Latest Euro model landfall…
Well, if it does come in at Myrtle Beach and move NW…it will pass over Charlotte too. If it is a Category 4 or 5, it could be another Hugo type storm. I’ve got a propane generator that I can run off my residential propane tank…so I’ll be good for several weeks with regards to powering fridge, computer, stove…stuff like that. We have a 20,000 gallon pool and my hiking gravity filter…so no worries there either.
Our community is pretty deeply embedded in the woods with lots of property between houses. If there is any wind at all we will lose power…there are tons of trees bordering the power lines.
Sure wish I had preemptively had my solar array able to power the house independently from the grid.
Stay safe to all affected by this storm.
Of course it did. I just spent all of Sunday “Hurricanizing” my boat - removed all sails and other “don’t get wet” stuff from the boat, took down the boom and boomvang to below decks, tied off the wheel, added extra fenders, secured the running rigging, etc. - got soaked by passing showers…so of course all that will become unnecessary!
For @chipwich, anchored out from the pier is worse. Moored dockside, for small boats, the only potential damage is from banging against the pier. So you snug it up, add fenders, double up your mooring lines, etc. Plus we have floating docks so they rise with the storm surge as the boat rises.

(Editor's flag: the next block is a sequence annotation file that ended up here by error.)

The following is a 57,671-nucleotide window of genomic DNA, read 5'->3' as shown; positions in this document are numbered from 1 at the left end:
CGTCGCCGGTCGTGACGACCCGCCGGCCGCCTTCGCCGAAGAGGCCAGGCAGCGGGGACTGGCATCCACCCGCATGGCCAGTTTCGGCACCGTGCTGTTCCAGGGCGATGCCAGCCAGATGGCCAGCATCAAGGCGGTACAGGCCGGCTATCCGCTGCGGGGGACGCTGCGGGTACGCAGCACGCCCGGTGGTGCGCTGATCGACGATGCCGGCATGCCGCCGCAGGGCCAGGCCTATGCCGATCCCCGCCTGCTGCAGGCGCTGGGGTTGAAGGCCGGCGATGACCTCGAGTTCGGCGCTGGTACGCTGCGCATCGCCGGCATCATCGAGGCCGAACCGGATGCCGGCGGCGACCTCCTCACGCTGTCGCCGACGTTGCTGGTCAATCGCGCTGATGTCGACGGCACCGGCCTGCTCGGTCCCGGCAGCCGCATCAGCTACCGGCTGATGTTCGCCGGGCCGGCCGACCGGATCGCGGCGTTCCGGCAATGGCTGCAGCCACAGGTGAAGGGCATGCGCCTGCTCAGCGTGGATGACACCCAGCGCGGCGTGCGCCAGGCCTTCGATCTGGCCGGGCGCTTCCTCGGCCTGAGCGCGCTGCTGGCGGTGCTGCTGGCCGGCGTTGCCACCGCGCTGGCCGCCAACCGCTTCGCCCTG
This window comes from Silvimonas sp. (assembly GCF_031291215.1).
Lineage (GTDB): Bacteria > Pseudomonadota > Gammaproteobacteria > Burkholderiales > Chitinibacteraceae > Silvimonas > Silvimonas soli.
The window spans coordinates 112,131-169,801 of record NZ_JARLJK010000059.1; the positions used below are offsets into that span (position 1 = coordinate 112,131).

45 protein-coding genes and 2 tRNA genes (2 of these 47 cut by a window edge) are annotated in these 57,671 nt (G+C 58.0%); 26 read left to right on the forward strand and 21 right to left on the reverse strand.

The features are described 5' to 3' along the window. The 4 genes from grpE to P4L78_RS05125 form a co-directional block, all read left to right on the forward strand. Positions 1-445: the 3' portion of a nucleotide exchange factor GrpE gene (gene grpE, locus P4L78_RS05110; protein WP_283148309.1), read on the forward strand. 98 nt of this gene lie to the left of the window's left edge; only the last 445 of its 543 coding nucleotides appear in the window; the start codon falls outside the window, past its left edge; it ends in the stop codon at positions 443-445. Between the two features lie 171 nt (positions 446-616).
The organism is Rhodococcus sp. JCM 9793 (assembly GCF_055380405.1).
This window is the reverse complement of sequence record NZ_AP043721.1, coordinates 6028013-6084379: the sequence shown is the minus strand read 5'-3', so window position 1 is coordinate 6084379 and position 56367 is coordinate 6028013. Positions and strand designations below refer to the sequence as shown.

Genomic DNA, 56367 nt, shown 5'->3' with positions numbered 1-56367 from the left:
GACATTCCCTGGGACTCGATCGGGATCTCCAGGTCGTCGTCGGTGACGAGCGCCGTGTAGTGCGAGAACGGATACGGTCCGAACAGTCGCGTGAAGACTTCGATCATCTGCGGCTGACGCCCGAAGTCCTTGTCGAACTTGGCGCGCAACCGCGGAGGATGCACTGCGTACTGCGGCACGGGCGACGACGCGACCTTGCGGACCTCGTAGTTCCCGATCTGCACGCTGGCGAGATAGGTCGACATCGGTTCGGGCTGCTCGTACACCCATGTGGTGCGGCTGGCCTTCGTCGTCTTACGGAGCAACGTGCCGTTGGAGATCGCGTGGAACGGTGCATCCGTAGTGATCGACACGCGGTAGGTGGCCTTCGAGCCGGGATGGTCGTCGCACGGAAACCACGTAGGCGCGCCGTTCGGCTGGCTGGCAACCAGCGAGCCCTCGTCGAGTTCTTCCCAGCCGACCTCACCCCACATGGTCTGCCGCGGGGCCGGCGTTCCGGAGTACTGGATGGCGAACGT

Anchored out you have to rely on the anchor to hold, which it probably won’t. (On small boats like mine you have the anchor attached to several feet of anchor chain (7 in my case) which is attached to many feet of anchor line (rope) which gets tied off to a cleat on the boat.
To anchor properly, you want the anchor flukes to dig in in a fairly horizontal fashion, with most of the anchor chain lying on the bottom, and the anchor line making a nice curve up to the boat. The dug-in anchor and weight of the chain are what keeps the boat secured to the bottom. As the storm surge lifts the boat, the anchor line and anchor chain start to be lifted vertically with more anchor chain coming off the bottom (less weight). Eventually the anchor starts to drag.
When anchored, you weathervane into the current and somewhat into the wind. As the current shifts (tides going in and out) you swing around. This is called the swing circle, it is a function of the current, length of anchor chain & line, and depth of water. When you anchor, you need to ensure you swing circle is clear of any obstructions, especially other boats.
When you start to drag anchor, your swing circle moves. Unless you are on the boat and can take corrective action–namely getting underway and resetting your anchor–you have a good chance of obstacles “entering” the swing circle, which you will eventually hit as tide, surge and wind do their thing.
Large ships (i.e. Navy ships) get underway and go out to sea to avoid the hurricane. They are too large and their superstructures provide too much “windage” to be safely moored pier-side. They will bang against the pier and be damaged.
If / when the fleet sorties, it will head generally NE until the storm makes landfall, then loop around behind it to come back into port.